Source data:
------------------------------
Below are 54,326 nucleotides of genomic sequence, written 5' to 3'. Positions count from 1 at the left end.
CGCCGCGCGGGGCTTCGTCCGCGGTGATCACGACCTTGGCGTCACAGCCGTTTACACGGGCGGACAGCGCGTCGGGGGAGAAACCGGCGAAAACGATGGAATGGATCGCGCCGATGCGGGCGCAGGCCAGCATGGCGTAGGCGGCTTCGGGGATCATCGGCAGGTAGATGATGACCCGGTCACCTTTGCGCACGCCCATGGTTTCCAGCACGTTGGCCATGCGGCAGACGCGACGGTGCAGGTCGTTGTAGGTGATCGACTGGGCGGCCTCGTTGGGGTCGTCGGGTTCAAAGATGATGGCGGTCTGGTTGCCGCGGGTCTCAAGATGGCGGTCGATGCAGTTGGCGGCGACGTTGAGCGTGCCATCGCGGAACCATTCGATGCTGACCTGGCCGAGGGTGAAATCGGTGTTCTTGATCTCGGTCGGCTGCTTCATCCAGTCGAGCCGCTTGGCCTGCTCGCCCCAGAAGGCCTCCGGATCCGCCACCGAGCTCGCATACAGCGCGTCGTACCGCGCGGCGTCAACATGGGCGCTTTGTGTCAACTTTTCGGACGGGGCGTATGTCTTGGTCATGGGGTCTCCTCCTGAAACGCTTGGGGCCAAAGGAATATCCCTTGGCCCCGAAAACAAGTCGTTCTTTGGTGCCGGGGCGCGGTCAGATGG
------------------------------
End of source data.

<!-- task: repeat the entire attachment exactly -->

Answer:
Below are 54,326 nucleotides of genomic sequence, written 5' to 3'. Positions count from 1 at the left end.
CGCCGCGCGGGGCTTCGTCCGCGGTGATCACGACCTTGGCGTCACAGCCGTTTACACGGGCGGACAGCGCGTCGGGGGAGAAACCGGCGAAAACGATGGAATGGATCGCGCCGATGCGGGCGCAGGCCAGCATGGCGTAGGCGGCTTCGGGGATCATCGGCAGGTAGATGATGACCCGGTCACCTTTGCGCACGCCCATGGTTTCCAGCACGTTGGCCATGCGGCAGACGCGACGGTGCAGGTCGTTGTAGGTGATCGACTGGGCGGCCTCGTTGGGGTCGTCGGGTTCAAAGATGATGGCGGTCTGGTTGCCGCGGGTCTCAAGATGGCGGTCGATGCAGTTGGCGGCGACGTTGAGCGTGCCATCGCGGAACCATTCGATGCTGACCTGGCCGAGGGTGAAATCGGTGTTCTTGATCTCGGTCGGCTGCTTCATCCAGTCGAGCCGCTTGGCCTGCTCGCCCCAGAAGGCCTCCGGATCCGCCACCGAGCTCGCATACAGCGCGTCGTACCGCGCGGCGTCAACATGGGCGCTTTGTGTCAACTTTTCGGACGGGGCGTATGTCTTGGTCATGGGGTCTCCTCCTGAAACGCTTGGGGCCAAAGGAATATCCCTTGGCCCCGAAAACAAGTCGTTCTTTGGTGCCGGGGCGCGGTCAGATGG